If a module is already installed on your system you will get a message similar to this one:

HTML::Parser is up to date.

Successful installation of a module looks like this:

/usr/bin/make install -- OK

The End

The configuration of the server is now finished, and if you wish you can now install ISPConfig on it.

A Note On SuExec

If you want to run CGI scripts under suExec, you should specify /srv/www/htdocs as the home directory for websites created by ISPConfig as SUSE's suExec is compiled with /srv/www/htdocs as Doc_Root. Run /usr/sbin/suexec2 -V, and the output should look like this:

To select /srv/www/htdocs as the home directory for websites during the installation of ISPConfig do the following: When you are asked for the installation mode, select the expert mode.

Later during the installation you are asked if the default directory /home/www should be the directory where ISPConfig will create websites in. Answer n and enter /srv/www/htdocs as the home directory for websites.


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19 Comment(s)

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From: at: 2005-04-07 07:00:58

Please, why not use the crontab command instead of manually editing the file and restarting the cron daemon?

Otherwise, nice HowTo.



From: at: 2005-04-07 09:04:39

There are always multiple ways to achieve a goal. In the end it's a matter of your personal preference. You can certainly use the crontab command, but you can also edit the file manually. Both works.


From: at: 2005-04-08 06:11:24

but when writing some step-by-step instructions, which are probably mostly read by people not knowing the interiors, it would be reasonable to use the most easy and least complicated tool to accomplish a task.

And crontab is better since you don't need to restart crond and it does a basic syntax check on the lines of the crontab file.

But it's really just a minor nitpick.

OTOH, you wouldn't really like to read

'...and then install a new MBR by writing the right (for your system, depends on many things, beware!) 512 byte with dd to...'

instead of a small reference to the bootloader commands, would you? ;)


From: at: 2005-04-08 23:10:48

You don't need to restart crond daemon however, 'cause it check and eventually reload /etc/crontab every minute.... try it

From: at: 2005-04-07 15:31:03

But it's a well written amateur-article. Nice guy.

From: at: 2005-04-08 13:54:25

and costs a lot more.

From: at: 2005-04-08 14:04:00

Good thing it only takes about an hour with W2003 Server cause you'll have to do it at least 5 times on 5 different machines to host the same amount of traffic that this setup can. Not to mention all the security exploits because of IIS and all the other "secure" MS software.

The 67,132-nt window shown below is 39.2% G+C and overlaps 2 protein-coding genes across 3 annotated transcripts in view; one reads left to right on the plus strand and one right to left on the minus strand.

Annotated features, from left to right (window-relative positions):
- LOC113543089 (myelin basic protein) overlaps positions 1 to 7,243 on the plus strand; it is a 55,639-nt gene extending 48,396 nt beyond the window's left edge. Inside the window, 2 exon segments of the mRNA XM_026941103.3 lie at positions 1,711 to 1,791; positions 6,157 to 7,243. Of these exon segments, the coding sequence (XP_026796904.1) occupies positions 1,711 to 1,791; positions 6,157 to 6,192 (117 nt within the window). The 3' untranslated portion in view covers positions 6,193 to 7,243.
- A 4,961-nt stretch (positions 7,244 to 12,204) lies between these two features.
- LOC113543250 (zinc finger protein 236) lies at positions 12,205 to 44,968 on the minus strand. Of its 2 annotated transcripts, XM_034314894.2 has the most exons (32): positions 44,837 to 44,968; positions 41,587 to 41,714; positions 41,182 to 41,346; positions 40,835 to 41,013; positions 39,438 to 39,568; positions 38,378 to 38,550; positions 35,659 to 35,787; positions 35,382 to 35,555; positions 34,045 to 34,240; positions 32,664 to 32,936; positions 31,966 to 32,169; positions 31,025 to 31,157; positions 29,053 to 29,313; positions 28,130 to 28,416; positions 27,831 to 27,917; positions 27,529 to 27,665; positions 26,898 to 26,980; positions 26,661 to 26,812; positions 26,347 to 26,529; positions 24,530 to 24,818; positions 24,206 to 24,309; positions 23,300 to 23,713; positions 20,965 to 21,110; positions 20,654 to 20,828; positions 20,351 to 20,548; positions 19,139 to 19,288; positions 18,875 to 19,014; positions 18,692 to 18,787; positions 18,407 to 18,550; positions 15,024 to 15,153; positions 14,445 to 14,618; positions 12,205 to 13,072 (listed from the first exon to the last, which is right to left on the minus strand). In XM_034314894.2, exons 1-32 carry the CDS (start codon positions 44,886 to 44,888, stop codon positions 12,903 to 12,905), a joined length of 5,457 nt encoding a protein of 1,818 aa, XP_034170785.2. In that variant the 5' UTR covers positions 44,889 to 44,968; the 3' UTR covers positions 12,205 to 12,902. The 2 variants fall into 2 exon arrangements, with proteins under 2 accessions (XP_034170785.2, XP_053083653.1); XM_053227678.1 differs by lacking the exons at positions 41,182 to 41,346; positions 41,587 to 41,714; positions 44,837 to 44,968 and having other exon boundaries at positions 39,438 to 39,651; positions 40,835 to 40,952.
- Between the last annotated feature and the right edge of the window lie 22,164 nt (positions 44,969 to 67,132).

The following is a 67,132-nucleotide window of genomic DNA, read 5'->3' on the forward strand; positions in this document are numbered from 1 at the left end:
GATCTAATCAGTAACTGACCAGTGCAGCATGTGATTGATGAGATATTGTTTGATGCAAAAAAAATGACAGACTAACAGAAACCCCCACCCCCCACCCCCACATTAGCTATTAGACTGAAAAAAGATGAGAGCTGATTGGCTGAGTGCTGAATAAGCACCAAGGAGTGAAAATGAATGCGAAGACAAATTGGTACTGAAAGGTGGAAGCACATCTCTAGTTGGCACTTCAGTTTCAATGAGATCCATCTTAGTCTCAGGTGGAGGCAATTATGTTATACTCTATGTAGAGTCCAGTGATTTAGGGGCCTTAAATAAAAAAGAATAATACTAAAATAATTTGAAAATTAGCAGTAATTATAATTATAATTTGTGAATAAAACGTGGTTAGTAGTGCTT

Of course, you'll also have to pay alot more for the hardware just to meet minimum requirements and then there are all the licensing fees to think of.

But sure, if you want to save yourself an hour or so on install, by all means W2003 is the way to go. You'll have to spend more time administering it later to make sure it stays up and running, but so what? It only took an hour to setup, right?

From: at: 2005-04-11 06:22:36

I challenge you to provide details of the software you'll use under W2003 server to achieve the same configuration as in the article.


From: at: 2005-04-08 06:09:51

Why using netdate and not the good old ntpd? That does the time sync constantly and works a treat. SS

From: at: 2005-04-08 12:00:42

Thanks for this!

I need a server - was going to use "Dead Rat" Enterprise, but I actually prefer SuSE's philosophy. Particularly as they have Novell's valuable support.

-Andy, Oulu, Finland

From: at: 2005-04-08 17:17:14

why do you use the sources for proftpd? suse is rpm based ...

From: at: 2005-04-09 14:03:41

Then try to find a proftpd rpm for SUSE 9.2... :-(


From: at: 2005-05-02 17:07:42

It's on the DVD. I use it.

From: at: 2005-04-14 23:49:06

This is a great walkthrough. What hardware did you use (or recommend for low traffic) for the server

From: at: 2005-07-16 10:55:15

I have a problem with apt-get, any idea ?

smith:/etc # apt-get install quota
Reading Package Lists... Done
Building Dependency Tree... Done
E: Couldn't find package quota
smith:/etc #

From: at: 2005-08-16 21:02:08

same problem. Anybody know what's up with this?

From: Anonymous at: 2005-11-10 02:00:20

I also had issues with apt.

I ended up going to the website and loading the packages via web browser to the /tmp directory and then I executed the rpm like in the instructions. After that, It worked fine.

From: admin at: 2005-11-10 09:03:42

You can install the packages also with "yast -i [PACKAGENAME]".

From: Anonymous at: 2006-05-06 22:34:41

"*Please note: You do not have to do this if you intend to use ISPConfig on your system as ISPConfig does the necessary configuration using procmail recipes. But please go sure to enable Maildir under Management -> Settings -> EMail in the ISPConfig web interface."

As of ISPConfig version 2.2.2, the checkbox for Maildir is found under Management -> Server -> Settings -> EMail.